Employment

Top Twelve for 2021

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As 2021 draws to an end we’ve rounded up our top twelve Employment law FAQs for the year.

1) Can you dismiss an employee who is on long-term sick leave?

You can dismiss employees who are on long-term sick leave, however you must follow a fair process. This will include medical evidence. We always recommend early intervention in the case of sickness absence and seeking support from Occupational Health.

2) Is an employee ever entitled to carry over unused annual leave?

Yes. Employees have a legal right to carry over untaken annual leave if they’ve been unable to take it for certain reasons. Those reasons are;

– They’ve been on maternity or adoption leave or some other form of statutory parental leave;

– They’ve been on sick leave;

– They were unable to take leave due to the Covid-19 pandemic.

Note that with the exception of leave carried over as a result of Covid-19, employees have 18-months to take carried-over leave. In the case of a Covid-19 carry over they may spread the annual leave over the following 2 annual leave years.

If the above circumstances don’t apply, then the carry-over of leave is dependent on what you agree or what is detailed within the employee’s contract of employment.

3) How should you calculate holiday pay?

Under the Working Time Regulations 1998 employees should receive “a week’s pay” for a week’s leave. For employees with a fixed monthly salary this is as simple as paying them that fixed salary. However, it’s more complicated if your employees’ salaries fluctuate, either because they work irregular hours, or earn regular commission, bonus or overtime payments.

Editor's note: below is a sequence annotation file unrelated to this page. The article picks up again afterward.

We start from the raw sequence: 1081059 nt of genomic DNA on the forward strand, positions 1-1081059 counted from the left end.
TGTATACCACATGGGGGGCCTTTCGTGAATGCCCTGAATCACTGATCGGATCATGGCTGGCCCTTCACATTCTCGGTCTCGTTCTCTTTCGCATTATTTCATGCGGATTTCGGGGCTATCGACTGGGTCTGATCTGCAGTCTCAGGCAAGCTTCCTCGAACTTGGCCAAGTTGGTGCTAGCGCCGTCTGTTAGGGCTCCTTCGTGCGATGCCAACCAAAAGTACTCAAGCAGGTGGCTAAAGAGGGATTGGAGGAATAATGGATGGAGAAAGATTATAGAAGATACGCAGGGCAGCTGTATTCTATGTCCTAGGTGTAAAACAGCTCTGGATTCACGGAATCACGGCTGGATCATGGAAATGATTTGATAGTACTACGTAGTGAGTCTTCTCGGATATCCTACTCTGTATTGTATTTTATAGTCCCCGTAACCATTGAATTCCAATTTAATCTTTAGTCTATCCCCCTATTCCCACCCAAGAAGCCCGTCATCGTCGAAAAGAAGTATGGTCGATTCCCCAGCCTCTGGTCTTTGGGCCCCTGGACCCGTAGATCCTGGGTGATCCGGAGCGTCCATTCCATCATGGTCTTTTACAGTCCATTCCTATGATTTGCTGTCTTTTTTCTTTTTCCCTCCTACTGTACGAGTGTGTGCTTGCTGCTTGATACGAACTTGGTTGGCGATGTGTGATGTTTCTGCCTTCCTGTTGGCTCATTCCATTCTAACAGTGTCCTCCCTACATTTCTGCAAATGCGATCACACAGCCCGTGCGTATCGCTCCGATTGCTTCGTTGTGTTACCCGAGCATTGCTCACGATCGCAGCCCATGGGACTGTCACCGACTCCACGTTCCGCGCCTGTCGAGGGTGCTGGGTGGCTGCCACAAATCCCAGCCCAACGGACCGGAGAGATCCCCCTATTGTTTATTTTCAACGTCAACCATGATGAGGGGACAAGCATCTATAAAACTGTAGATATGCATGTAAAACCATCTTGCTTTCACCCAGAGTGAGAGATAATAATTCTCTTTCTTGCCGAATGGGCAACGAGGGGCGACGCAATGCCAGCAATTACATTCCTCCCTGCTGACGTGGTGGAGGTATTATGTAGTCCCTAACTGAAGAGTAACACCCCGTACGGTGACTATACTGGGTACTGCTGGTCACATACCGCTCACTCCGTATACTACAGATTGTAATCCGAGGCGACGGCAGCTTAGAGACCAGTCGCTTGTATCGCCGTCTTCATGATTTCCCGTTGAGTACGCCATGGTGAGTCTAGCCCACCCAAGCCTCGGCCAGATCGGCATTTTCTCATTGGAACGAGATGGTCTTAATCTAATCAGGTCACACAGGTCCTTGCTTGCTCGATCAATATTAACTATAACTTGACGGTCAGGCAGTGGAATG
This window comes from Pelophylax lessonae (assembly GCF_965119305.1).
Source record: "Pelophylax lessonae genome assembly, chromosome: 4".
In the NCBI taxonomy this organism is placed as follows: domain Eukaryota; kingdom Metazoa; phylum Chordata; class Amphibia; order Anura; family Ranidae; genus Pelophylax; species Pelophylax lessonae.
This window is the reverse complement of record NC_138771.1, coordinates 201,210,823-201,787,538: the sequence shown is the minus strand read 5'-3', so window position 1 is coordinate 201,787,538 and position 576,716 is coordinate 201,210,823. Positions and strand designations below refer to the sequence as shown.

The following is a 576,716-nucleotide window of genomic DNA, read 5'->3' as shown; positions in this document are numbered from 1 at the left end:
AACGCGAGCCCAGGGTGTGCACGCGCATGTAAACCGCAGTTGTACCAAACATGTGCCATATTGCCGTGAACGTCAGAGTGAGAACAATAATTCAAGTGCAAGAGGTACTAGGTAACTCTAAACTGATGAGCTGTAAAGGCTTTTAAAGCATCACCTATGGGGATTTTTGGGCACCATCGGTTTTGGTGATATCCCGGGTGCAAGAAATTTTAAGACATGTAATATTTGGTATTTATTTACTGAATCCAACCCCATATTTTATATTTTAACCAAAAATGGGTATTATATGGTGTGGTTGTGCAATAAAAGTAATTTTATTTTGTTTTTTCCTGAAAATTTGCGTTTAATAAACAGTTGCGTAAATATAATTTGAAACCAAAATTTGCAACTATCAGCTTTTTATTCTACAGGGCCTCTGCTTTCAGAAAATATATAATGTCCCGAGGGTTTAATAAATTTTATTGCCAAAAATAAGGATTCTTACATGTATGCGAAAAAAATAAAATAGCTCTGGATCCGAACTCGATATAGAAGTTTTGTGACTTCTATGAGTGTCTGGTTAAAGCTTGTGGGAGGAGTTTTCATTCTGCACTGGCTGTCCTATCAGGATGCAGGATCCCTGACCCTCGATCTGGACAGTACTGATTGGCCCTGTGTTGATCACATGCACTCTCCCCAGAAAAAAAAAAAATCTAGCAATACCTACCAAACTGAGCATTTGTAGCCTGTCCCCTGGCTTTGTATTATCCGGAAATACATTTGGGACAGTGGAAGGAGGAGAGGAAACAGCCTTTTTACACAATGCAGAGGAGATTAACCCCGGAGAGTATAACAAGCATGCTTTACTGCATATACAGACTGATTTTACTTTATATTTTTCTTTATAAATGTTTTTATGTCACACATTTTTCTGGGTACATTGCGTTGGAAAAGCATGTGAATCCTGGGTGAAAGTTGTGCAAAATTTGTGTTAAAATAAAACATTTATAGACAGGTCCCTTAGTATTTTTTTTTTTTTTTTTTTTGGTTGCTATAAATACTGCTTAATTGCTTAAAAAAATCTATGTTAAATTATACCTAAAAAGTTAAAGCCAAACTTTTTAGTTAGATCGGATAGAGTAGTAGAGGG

If pay fluctuates from month to month you must first calculate your employees’ average weekly pay (based on the last 52 weeks’) and then pro-rate this to the amount of annual leave they are taking.

4) Is it okay to use ‘fire and re-hire’ practices to force through changes to terms?

The use of ‘fire and re-hire’ tactics has been heavily criticised over the course of the pandemic, but they can be a lawful means of effecting changes to employee terms when used reasonably.

When you are seeking to change terms, you should consult with staff first to understand and allay any concerns. You must also be alive to any discrimination risks if a proposed change is likely to disproportionately impact groups with a protected characteristic. Consultation should lead to revised terms being accepted but if not and provided there is a business need for the change, you can serve notice to end the existing contract and offer the new terms. If the new terms aren’t accepted, there will be a dismissal for “some other substantial reason”. As with any dismissal, you need to ensure that you have acted fairly to avoid an unfair dismissal claim.

5) What constitutes working time for site-based employees?

In addition to time spent actually working it’s likely that travel time forms part of these individuals’ working time. This must be taken into consideration when paying such workers, particularly if they’re salaried as there is a risk that when these hours are accounted for, their pay falls below national minimum wage requirements.

We’ve reviewed many contracts for site-based workers and understand that it’s common for these individuals to have no ‘normal place of work’. However, travel to and from a normal place of work, such as an office or warehouse, is not classed as working time and is therefore a great way to minimise the risk above.